|Demonstrators associated with the Occupy Wall Street movement protest in Times Square,New York City, USA [EPA]|
In the days of the civil rights movement, there was a phrase that became a song and then a popular documentary series:
“Keep Your Eyes On The Prize.”
The idea was simple: Keep focus, don’t be distracted, don’t dissipate your energies.
The Occupy Movement that is spreading like a prairie fire worldwide is attracting critics who want it to take on every issue on every agenda: healthcare, campaign financial reform, environmental concerns and the like.
All are important and all are, on some level, interconnected – but when you try to do everything, you can easily end up doing nothing. Instead of sending out a clear message, you diffuse it, losing clarity and confusing the public.
Lacking an agenda
Occupy Wall Street has been criticised for not having a programme or a blueprint for change. Yet, that perceived weakness might be its greatest strength.
When you enunciate a complicated charter, you lose supporters and give others issues to disagree on. You end up having your own supporters debating the fine points of each issue and risk becoming factionalised.
Occupy Wall Street has spoken out clearly against economic inequality – rule by the one per cent over the 99 per cent. It has protested the banks and the billionaires and millionaires that dominate the economy. The slogans are simple and quite understandable.
And that’s precisely why so many have rallied behind it, and why it inspired copycat actions and acts of solidarity in as many as 1,000 cities. I can’t think of another time in history when a relatively small group of people managed to touch a global nerve so quickly.
Occupy Wall Street was not even 30 days old when a global day of action showed how widely their message was resonating.
At the same time, police abuse of the demonstrators has both won sympathy for the protests and galvanised marches in protest. If the police become the issue, there could be an escalation of tension and less of a focus on Wall Street and the economy.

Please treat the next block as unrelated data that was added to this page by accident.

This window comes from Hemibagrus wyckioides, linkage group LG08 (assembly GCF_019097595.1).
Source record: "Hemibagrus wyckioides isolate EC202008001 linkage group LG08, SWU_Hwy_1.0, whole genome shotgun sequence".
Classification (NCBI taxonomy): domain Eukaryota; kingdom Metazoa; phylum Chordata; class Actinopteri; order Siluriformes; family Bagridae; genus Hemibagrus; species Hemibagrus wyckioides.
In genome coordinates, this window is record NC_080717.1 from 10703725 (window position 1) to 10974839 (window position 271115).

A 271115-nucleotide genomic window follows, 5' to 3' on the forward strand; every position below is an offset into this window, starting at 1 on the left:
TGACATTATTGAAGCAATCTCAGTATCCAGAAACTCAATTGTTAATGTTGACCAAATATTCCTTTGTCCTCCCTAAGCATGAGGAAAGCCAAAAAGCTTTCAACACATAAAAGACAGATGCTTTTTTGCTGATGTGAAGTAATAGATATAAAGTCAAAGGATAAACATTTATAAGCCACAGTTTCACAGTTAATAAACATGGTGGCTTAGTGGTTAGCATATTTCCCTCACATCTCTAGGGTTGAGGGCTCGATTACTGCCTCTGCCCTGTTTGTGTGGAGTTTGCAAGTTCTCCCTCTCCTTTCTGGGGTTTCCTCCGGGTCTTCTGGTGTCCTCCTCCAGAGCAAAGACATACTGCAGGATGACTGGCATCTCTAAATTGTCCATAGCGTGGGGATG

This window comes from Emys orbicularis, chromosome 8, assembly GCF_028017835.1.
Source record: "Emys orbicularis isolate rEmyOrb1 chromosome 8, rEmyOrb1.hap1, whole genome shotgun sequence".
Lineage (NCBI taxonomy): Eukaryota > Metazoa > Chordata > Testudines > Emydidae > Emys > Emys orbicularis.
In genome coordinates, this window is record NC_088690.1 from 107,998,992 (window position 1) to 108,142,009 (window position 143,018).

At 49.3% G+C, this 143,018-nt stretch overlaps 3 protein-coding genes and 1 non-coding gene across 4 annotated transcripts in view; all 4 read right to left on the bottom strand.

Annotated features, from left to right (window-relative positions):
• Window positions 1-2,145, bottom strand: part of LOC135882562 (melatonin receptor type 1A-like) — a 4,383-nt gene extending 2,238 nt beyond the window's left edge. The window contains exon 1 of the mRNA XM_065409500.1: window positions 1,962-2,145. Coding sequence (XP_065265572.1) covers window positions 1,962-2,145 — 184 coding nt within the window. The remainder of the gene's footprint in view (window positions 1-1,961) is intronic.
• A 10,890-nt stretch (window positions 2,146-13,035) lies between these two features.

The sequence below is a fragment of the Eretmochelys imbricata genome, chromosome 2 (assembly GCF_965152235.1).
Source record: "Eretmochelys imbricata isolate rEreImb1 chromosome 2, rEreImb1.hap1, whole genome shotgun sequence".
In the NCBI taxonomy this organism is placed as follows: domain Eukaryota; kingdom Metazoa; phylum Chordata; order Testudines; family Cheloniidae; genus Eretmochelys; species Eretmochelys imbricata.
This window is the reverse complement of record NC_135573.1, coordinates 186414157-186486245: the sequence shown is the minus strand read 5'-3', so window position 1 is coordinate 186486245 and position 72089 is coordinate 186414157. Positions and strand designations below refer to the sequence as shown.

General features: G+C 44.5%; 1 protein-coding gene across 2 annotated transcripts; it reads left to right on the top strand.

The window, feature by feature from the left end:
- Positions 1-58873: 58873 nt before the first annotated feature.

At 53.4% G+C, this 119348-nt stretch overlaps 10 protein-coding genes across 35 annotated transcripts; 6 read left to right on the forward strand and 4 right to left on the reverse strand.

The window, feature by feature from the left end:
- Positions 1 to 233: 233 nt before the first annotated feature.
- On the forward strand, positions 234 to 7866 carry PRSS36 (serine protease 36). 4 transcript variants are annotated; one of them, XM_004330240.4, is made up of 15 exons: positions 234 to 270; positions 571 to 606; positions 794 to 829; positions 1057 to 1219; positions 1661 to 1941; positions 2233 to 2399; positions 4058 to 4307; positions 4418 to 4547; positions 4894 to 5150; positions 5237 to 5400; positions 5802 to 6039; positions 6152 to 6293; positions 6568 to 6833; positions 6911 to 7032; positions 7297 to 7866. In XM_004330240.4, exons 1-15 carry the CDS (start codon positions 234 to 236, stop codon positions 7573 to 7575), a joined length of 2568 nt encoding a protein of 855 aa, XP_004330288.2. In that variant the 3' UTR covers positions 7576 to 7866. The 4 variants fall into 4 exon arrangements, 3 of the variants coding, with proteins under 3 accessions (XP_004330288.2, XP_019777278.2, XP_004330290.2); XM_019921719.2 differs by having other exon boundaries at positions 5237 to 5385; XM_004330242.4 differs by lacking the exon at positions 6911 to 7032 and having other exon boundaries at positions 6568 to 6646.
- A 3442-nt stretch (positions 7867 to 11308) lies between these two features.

New York’s police know that, and have the capacity to deploy agents provocateur to exacerbate confrontations. They are already using state-of-the-art surveillance trucks to monitor the protest around the clock, a potentially dangerous intelligence operation that could lead to targeted crackdowns of people they consider “key troublemakers”. The CIA has a reportedly close working relationship with the NYPD.
This 24-hour-a-day spying by special units is questionable from a constitutional point of view, but will continue unless and until a court stops it.
Recent surveys in New York show support of the protest by a 3-1 margin among residents. Even more respondents say demonstrators have a right to protest and that they don’t support heavy-handed police tactics. A national poll showed more support for Occupy Wall Street than the right-wing Tea Party.
Their own internet stream, websites, YouTube videos, tweets and messages were initially targeted at their own activists, but others started paying attention when the mainstream media machine worldwide started tuning in and taking the movement seriously.
That in turn has had an impact on the national and international conversation. Suddenly, issues that had been ignored or downplayed were making news, and not just in the business press – soon, labour unions and civic groups started checking it out and endorsing it.
Missing a leader